The Cat Breeds That Shed The Most (And Least)

Cuteness may earn compensation through affiliate links in this story.

We cat lovers have a deep affection for our furry pets. Though shedding often accompanies the joys of cat stewardship, it can be tedious cleaning up hair from our laps, couches, and just about every surface in the household. Even with regular grooming, some cats will still fill your life with fur (and love). For humans with allergies, managing cat hair is a daily activity. If you're ready to become a cat parent, but not necessarily a cat groomer — then knowing which breeds shed the most and the least will help you to adopt a new cat who will hopefully fit into your lifestyle.

Advertisement

Image Credit: Miriam Blanco/iStock/GettyImages

Video of the Day

Cat breeds that shed the most

Adoption data compiled by the Humane Society shows that most cats in the U.S. are mixes (pure breeds are rare). So determining a cat's breed is often more about figuring out which breeds your cat most resembles. The most distinctive trait about a cat is how much they shed, according to "The Complete Cat Breed Book" (DK Publishing, 2013). So, without further fuss and fur, let's shed some light on the cat breeds that molt the most!

Advertisement

  • Ragdoll
  • Ragamuffin
  • Siberian
  • American bobtail

Ragdoll

The ragdoll is an American classic. This long-haired cat is known for their agreeable nature, blue eyes, and characteristically shedding their beautiful, long coat — everywhere. While the ragdoll will meticulously groom themselves, you will also need to set a daily reminder to give yours a thorough brushing. Cuteness cat expert and noted rescuer, Susan Dorling, recommends brushing longhairs from head to tail before grooming their undercoats. This prevents painful matting that usually requires a shearing at the groomers to remove.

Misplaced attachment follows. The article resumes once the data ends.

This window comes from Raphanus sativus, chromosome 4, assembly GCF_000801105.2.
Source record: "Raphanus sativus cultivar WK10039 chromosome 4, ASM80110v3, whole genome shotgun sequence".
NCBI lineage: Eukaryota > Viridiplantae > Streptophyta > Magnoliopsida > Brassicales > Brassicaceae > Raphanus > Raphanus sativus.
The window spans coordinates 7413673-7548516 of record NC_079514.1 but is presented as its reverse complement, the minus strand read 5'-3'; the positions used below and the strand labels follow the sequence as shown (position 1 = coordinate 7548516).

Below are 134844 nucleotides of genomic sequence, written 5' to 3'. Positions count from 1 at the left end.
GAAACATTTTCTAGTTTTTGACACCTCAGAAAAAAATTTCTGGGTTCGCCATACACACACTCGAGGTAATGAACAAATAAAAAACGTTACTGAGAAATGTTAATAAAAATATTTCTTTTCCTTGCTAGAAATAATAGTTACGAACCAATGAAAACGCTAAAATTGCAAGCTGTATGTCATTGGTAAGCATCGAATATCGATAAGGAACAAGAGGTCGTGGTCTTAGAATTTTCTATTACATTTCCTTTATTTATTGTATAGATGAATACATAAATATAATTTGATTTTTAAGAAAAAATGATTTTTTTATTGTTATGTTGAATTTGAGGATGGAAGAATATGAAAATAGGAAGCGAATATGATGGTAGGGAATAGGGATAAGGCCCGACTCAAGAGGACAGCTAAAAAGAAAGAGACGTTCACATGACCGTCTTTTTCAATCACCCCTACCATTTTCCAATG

Advertisement

Image Credit: bee32/iStock/GettyImages

Ragamuffins

A close cousin to the ragdoll, the ragamuffin is also known for their long, luxurious coats. In fact, their coats are so soft that many ragamuffins do not suffer tangles and mats. At least, not to the same degree that other longhairs do. Still, Dorling recommends that you brush yours a couple of times a week with a stainless steel comb to remove dead fur and debris.

Advertisement

Siberian

Regarded as one of the fluffiest cat breeds around, the Siberian is also a known shedder because of their distinctive triple coat. While you can plan on spending weekends vacuuming up pet hair, at least it will be allergen-free pet hair. Yes, the Siberian is often a hypoallergenic cat. This is good news for households that may suffer allergic reactions to dander or the proteins found in sloughed feline skin cells.

Advertisement

American Bobtails

What sets the American bobtail apart from its cousins — the Minx and the Japanese bobtail — is the amount of shedding. Most longhaired bobtails will shed, but Americans bobtails shed more. The American bobtail is a hearty breed with shaggy, dense fur that is reported to clog normal vacuums. So if you're thinking of adopting an American bobtail mix, invest in a good pet-hair vacuum!

Advertisement

Cat breeds that shed the least

Even though there is a lineup of hairless and shorthair breeds, not all grow low or no-shed coats (well, except for pure bred hairless — they don't grow coats). Yet, mixes with these breed traits are popular for households who want to keep the cleaning to a minimum.

Advertisement

  • Sphynx